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[104] seemed almost miraculous; at other times we lay in quiet, and undisturbed. So you see for five days we were constantly at work, either supporting batteries or fighting infantry.

The horrors of the battle-field I must describe to you in another letter, as the mail-boy calls for this. I have seen sights and gone through what I hope will never be my lot again. We are now resting a little.


Harper's Ferry, September, 23, 1862.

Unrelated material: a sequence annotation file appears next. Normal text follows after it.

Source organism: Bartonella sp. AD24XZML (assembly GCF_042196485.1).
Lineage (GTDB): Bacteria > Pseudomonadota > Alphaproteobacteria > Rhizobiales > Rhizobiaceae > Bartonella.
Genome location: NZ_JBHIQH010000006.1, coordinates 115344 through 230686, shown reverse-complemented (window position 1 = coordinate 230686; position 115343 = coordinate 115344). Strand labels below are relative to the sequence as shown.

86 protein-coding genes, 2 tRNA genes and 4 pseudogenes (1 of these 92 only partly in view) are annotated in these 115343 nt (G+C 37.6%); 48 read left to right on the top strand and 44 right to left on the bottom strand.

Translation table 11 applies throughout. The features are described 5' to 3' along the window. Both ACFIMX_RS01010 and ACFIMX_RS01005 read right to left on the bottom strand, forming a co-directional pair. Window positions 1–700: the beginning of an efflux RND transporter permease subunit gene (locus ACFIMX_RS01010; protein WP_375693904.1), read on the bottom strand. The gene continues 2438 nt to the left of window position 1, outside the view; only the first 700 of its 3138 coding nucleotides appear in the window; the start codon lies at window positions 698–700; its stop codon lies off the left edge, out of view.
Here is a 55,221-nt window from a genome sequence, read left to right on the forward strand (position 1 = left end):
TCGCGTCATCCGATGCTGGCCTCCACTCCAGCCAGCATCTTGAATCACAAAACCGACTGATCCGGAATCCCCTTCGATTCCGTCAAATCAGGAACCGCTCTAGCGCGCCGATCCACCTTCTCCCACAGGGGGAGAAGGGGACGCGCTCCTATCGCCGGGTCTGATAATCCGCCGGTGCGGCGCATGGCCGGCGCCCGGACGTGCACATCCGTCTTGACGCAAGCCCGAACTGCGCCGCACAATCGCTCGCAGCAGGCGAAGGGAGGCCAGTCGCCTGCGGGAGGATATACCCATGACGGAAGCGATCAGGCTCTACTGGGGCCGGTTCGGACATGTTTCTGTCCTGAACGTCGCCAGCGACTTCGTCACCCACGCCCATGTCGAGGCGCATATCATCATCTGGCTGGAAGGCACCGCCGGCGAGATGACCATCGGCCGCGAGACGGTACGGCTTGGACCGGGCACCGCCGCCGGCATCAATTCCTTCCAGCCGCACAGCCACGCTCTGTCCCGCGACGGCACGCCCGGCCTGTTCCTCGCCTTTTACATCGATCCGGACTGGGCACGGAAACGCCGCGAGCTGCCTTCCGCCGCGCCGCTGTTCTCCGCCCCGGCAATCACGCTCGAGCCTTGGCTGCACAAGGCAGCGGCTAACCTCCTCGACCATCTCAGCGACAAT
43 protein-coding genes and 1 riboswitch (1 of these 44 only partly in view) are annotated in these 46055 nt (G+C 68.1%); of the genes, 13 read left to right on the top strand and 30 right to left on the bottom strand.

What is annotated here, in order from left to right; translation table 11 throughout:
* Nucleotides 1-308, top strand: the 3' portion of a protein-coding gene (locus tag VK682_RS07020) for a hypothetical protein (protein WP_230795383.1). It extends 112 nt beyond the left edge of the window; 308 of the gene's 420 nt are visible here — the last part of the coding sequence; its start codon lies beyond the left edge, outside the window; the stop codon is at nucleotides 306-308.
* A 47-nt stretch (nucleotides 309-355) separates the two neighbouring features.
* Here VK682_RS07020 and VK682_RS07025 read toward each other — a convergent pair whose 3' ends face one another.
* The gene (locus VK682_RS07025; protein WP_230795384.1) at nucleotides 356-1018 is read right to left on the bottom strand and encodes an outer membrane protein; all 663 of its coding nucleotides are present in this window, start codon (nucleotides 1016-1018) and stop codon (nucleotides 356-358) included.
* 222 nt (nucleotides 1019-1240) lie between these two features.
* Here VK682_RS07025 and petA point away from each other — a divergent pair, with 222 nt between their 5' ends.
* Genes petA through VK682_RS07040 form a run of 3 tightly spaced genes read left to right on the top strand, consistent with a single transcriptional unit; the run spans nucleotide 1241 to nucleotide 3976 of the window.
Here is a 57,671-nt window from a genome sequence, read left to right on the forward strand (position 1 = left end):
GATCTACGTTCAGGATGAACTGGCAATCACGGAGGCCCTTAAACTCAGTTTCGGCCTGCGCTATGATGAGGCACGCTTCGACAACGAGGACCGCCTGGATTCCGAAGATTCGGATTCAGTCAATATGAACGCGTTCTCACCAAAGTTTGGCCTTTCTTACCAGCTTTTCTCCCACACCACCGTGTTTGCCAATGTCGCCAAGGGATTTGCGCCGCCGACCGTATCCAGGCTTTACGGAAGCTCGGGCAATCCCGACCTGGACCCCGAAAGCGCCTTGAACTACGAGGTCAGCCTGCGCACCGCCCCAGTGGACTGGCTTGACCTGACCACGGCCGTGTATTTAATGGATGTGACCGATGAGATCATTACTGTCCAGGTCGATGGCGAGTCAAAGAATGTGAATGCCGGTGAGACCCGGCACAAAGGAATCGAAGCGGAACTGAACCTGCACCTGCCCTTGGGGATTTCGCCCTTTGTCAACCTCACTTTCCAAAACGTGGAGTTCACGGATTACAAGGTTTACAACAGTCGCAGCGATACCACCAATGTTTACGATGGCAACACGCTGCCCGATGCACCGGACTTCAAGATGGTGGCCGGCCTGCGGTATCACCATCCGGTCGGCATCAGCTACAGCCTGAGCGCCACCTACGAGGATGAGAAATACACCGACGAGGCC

Yesterday (Monday), A. M., we left Sharpsburg, the scene of our victories, and marched to this place, about twelve miles. We were nearly ten hours, marching quite slowly, and being some time fording the Potomac, the Rebels having burned the bridge. The spot is the most beautiful and romantic I ever was in. .... As we stand in our camp and look down the river, the mountains, separated by its bed, seem gradually to meet in the distance. I wish I could describe the picture. I stood and gazed with awe this morning, as the golden-tinted fog at sunrise rolled off the mountain and filled the gap. Just so beautiful too was the scenery in the region of the battle-field,—fertile fields, thickly-wooded mountains, and rolling valleys met the eye everywhere, and it seemed wicked that war should lay all this waste. I hope the North is satisfied with what the army has done, and to think too that the old Army of the Potomac should have done the chief part of the fighting! But, as usual, one thing was left undone,—the enemy were not bagged. I was on guard the night they left, and it was evident to us that they were leaving. . . . . That night on guard in the cornfield was horrid. As I went round to visit my men, I stumbled everywhere over dead men; everywhere I was met with the cry of Rebels, wounded two days before, calling for water. I could hear one who died about morning, and who proved to be a major, saying, in the pleasantest possible voice, “Henry, Henry; bring me some water, Henry” ; and another crying, “O my God! Won't somebody bring me some water?” As I passed along in the night, I was startled by a whisper which seemed to come from a heap of dead bodies. “Sam, where's the regiment?” I found he was a wounded sergeant from the Thirtieth North Carolina Regiment. I gave him some water, and afterwards he was taken into camp. He was very gentle and quiet, and bore his suffering bravely. I will not distress you with these details. The scenes were terrible enough to us, and will long haunt my memory. . . . . I am well, though I have slept on the ground eight nights, my only covering a


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